David Taylor, head of corporate benefits at Morgans says he welcomes providers’ attempts to restructure their commission offerings going forward, but attacks Widows for moving the goalposts on plans already put in place.
Widows’ move is the latest stage in the gradual squeeze on historically generous commission structures. It says it is only bringing its charging structure in line with what most other providers do and adds that the majority of single premium and transfer payments come in when schemes are set up.
From July 1 Widows introduced commission clawback on all single premium and transfer payments into all of its group pension policies. This change affects all payments received after that date, whether to existing or new policies and to existing and new schemes. The commission clawback applies across all group pensions contracts including Section 32a, group stakeholder, Cimp and institutional investment bonds, as well as GPPs. The provider says it brings its group pension products into line with its individual pension products. It point out that there will be no change to the clawback arrangements for regular premiums and this won’t affect any single premiums or transfer payments that were received prior to 1st July.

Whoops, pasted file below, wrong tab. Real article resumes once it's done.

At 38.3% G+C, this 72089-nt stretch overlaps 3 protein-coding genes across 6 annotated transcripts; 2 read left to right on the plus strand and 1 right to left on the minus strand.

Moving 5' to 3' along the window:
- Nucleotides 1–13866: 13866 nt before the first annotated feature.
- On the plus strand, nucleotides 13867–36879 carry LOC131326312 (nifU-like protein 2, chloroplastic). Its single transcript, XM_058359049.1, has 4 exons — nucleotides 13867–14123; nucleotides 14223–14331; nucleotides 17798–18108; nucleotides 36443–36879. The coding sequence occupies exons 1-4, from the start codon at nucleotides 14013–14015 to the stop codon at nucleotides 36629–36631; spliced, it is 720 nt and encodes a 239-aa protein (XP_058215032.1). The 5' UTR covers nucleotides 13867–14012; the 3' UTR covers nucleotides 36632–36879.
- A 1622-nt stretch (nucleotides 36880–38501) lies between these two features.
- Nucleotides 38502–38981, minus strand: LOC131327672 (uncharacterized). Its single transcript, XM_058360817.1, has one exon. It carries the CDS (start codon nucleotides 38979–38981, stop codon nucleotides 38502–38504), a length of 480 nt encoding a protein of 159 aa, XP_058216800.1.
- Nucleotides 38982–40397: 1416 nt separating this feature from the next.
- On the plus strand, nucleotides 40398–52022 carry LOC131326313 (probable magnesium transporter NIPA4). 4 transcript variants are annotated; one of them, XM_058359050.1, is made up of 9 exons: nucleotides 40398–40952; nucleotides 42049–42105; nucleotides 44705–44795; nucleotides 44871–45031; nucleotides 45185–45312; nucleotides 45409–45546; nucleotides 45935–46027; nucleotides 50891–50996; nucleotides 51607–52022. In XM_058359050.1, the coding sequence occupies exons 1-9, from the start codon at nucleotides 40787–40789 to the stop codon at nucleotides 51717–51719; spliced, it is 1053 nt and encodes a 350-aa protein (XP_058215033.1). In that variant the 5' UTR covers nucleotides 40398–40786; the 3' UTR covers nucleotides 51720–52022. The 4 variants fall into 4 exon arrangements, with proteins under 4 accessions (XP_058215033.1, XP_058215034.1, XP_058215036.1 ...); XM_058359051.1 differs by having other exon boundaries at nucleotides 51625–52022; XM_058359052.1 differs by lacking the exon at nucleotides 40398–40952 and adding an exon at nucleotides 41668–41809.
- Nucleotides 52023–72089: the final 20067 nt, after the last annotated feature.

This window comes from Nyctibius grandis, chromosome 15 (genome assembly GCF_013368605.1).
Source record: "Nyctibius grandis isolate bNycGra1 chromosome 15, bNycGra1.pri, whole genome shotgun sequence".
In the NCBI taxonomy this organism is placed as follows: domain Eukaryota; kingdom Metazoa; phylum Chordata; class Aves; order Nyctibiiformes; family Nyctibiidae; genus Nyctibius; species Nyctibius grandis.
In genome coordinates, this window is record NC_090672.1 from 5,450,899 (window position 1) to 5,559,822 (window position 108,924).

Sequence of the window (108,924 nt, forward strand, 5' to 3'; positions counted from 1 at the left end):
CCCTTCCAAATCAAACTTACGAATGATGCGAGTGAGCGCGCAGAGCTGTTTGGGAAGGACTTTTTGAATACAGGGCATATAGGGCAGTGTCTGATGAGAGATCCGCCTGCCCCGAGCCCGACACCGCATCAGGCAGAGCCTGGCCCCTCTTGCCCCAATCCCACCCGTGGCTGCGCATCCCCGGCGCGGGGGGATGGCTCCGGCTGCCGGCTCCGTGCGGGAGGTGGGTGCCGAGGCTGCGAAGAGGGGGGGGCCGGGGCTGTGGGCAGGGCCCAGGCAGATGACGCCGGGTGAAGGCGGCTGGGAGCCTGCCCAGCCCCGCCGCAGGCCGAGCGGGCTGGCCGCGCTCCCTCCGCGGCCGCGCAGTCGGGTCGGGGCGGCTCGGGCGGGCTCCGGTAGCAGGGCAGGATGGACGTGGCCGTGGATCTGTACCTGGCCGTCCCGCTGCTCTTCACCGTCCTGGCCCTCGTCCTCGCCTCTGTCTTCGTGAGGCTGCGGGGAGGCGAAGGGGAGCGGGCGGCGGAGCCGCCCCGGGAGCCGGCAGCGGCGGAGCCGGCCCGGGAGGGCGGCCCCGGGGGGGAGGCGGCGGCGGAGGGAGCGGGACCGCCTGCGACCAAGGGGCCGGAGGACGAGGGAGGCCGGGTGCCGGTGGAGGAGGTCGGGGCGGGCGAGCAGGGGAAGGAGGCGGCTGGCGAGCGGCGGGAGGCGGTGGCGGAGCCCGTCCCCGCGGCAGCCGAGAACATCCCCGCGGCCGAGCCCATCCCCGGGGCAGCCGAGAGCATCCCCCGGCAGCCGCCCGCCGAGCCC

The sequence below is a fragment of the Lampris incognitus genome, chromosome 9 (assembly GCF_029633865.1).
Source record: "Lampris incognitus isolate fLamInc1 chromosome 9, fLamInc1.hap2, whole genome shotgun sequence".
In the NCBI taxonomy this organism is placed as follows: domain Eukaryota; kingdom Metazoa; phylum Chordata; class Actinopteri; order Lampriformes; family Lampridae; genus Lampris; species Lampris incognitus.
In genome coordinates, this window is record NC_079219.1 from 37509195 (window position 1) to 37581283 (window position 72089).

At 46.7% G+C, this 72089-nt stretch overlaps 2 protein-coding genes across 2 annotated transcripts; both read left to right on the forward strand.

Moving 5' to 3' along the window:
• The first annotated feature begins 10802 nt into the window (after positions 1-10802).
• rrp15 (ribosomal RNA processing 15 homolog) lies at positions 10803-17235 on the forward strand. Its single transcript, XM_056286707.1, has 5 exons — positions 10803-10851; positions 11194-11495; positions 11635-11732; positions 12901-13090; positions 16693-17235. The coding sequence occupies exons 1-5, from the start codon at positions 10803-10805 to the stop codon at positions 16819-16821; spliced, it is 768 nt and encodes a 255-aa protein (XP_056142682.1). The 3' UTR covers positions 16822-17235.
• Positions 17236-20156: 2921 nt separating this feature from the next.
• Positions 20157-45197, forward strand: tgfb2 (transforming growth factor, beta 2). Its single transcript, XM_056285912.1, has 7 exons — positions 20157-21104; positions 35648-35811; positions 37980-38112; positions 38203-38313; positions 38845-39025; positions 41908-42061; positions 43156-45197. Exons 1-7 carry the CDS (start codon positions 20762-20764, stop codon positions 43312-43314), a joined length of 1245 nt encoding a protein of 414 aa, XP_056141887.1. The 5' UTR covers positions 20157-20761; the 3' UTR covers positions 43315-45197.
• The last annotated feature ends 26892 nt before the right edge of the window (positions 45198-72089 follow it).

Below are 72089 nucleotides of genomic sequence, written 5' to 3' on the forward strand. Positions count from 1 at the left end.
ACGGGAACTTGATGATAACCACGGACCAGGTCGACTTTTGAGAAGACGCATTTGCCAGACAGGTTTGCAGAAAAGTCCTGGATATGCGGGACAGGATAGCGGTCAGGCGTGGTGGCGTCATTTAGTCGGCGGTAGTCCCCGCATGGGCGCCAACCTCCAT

Taylor says: “I have always worked with providers on a 50/50 relationship. However it seems that in this instance Widows has no regard for the relationships they have with the companies and individuals who have supported them for many years. I absolutely support the new structure for terms being offered after the announcement however openness is key in any provider/adviser relationship, and the carte blanche retrospective imposition of these terms for all advisers and schemes displays a level of arrogance and lack of empathy which I would not expect from a company like Scottish Widows.”
Jim McCaffrey, head of corporate pensions marketing at Scottish Widows says: “We were one of the few remaining providers paying commission in this way who had no clawback arrangements for single premium or transfer payments. This change brings us in line with the rest of the market. With changes of an emotive nature like this it is hard to keep everyone happy.”